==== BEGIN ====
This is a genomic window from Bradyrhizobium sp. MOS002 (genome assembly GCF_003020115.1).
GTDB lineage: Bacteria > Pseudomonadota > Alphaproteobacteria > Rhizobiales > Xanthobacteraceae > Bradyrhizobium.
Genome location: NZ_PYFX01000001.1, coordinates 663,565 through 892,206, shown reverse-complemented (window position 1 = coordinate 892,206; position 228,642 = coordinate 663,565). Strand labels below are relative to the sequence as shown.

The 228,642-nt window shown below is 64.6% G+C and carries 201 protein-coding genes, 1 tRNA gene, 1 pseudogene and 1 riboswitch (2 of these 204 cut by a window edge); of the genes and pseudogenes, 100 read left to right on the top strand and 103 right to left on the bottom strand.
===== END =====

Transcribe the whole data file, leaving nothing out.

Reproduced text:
This is a genomic window from Bradyrhizobium sp. MOS002 (genome assembly GCF_003020115.1).
GTDB lineage: Bacteria > Pseudomonadota > Alphaproteobacteria > Rhizobiales > Xanthobacteraceae > Bradyrhizobium.
Genome location: NZ_PYFX01000001.1, coordinates 663,565 through 892,206, shown reverse-complemented (window position 1 = coordinate 892,206; position 228,642 = coordinate 663,565). Strand labels below are relative to the sequence as shown.

The 228,642-nt window shown below is 64.6% G+C and carries 201 protein-coding genes, 1 tRNA gene, 1 pseudogene and 1 riboswitch (2 of these 204 cut by a window edge); of the genes and pseudogenes, 100 read left to right on the top strand and 103 right to left on the bottom strand.